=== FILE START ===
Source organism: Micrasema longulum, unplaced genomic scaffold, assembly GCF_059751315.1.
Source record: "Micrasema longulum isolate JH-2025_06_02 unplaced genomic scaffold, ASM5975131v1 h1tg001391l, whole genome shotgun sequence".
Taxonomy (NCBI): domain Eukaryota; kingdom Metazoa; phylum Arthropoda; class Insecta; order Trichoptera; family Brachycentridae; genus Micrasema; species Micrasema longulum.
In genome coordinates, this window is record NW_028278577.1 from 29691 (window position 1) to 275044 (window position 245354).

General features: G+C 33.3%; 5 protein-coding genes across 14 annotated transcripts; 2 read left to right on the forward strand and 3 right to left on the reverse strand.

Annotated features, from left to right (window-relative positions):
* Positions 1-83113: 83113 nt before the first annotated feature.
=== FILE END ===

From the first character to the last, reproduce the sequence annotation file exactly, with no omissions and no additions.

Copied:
Source organism: Micrasema longulum, unplaced genomic scaffold, assembly GCF_059751315.1.
Source record: "Micrasema longulum isolate JH-2025_06_02 unplaced genomic scaffold, ASM5975131v1 h1tg001391l, whole genome shotgun sequence".
Taxonomy (NCBI): domain Eukaryota; kingdom Metazoa; phylum Arthropoda; class Insecta; order Trichoptera; family Brachycentridae; genus Micrasema; species Micrasema longulum.
In genome coordinates, this window is record NW_028278577.1 from 29691 (window position 1) to 275044 (window position 245354).

General features: G+C 33.3%; 5 protein-coding genes across 14 annotated transcripts; 2 read left to right on the forward strand and 3 right to left on the reverse strand.

Annotated features, from left to right (window-relative positions):
* Positions 1-83113: 83113 nt before the first annotated feature.